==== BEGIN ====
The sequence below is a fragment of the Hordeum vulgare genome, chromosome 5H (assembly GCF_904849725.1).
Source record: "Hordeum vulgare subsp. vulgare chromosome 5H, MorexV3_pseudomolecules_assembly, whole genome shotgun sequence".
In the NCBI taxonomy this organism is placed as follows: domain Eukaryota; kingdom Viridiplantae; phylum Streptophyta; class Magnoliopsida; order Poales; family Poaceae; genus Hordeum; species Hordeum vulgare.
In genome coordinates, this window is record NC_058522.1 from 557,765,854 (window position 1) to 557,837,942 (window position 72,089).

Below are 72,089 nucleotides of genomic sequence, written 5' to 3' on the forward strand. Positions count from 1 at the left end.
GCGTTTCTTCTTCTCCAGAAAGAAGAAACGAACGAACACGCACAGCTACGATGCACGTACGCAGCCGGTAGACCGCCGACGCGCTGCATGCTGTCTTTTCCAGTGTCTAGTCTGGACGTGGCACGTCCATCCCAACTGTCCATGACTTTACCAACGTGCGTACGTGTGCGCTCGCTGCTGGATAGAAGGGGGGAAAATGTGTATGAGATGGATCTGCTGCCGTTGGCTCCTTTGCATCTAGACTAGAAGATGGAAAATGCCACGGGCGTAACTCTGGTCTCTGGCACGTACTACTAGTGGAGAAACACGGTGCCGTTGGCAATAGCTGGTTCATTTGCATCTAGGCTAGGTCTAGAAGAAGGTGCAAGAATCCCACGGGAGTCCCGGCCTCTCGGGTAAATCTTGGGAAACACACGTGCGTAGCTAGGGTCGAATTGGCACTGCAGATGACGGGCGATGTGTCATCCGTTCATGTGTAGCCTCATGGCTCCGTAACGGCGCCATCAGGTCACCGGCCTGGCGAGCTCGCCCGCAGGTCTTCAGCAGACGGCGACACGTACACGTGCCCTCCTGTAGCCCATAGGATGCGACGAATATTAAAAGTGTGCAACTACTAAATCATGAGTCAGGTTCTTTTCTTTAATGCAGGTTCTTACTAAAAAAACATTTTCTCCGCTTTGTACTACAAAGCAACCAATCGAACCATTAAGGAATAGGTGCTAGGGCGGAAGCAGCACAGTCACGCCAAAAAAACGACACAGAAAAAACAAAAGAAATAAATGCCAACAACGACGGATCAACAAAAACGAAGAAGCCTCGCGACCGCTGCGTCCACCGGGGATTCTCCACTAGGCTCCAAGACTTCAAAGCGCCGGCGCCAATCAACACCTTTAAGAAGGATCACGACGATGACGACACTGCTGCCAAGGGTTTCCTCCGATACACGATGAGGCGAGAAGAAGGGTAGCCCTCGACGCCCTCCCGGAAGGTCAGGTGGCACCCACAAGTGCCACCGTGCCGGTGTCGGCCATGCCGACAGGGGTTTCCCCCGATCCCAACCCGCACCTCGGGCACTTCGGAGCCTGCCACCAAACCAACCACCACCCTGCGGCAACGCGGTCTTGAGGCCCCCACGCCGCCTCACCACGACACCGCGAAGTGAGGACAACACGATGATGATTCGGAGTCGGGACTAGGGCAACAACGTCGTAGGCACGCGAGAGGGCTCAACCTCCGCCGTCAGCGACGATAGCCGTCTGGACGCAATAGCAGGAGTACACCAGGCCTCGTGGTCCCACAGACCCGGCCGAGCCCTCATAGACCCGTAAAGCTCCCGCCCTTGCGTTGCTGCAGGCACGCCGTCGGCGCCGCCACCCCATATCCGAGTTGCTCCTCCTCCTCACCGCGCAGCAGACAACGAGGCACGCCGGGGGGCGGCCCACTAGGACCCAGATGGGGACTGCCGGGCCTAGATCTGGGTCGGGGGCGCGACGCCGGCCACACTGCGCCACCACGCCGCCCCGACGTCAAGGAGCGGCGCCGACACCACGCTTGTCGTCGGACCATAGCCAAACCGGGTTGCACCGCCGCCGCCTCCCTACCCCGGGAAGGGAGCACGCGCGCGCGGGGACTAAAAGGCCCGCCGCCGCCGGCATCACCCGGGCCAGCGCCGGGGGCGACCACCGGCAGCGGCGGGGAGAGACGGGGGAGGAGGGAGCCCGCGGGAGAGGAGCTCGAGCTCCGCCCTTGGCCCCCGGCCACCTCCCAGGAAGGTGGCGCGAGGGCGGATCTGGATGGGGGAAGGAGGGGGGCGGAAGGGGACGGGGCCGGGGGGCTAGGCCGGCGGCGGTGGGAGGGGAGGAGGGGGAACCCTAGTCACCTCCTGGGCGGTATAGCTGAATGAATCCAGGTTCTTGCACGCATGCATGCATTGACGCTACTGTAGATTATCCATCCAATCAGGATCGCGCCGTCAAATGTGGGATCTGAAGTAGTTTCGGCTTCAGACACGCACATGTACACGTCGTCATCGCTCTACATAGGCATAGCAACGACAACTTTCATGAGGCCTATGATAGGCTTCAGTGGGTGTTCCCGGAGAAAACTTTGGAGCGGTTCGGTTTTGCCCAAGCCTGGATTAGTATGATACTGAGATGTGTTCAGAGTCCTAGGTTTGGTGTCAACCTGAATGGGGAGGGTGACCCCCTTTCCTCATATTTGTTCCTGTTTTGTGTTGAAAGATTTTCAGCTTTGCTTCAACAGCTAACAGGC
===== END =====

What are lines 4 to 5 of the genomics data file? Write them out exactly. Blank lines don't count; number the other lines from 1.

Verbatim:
In genome coordinates, this window is record NC_058522.1 from 557,765,854 (window position 1) to 557,837,942 (window position 72,089).

Below are 72,089 nucleotides of genomic sequence, written 5' to 3' on the forward strand. Positions count from 1 at the left end.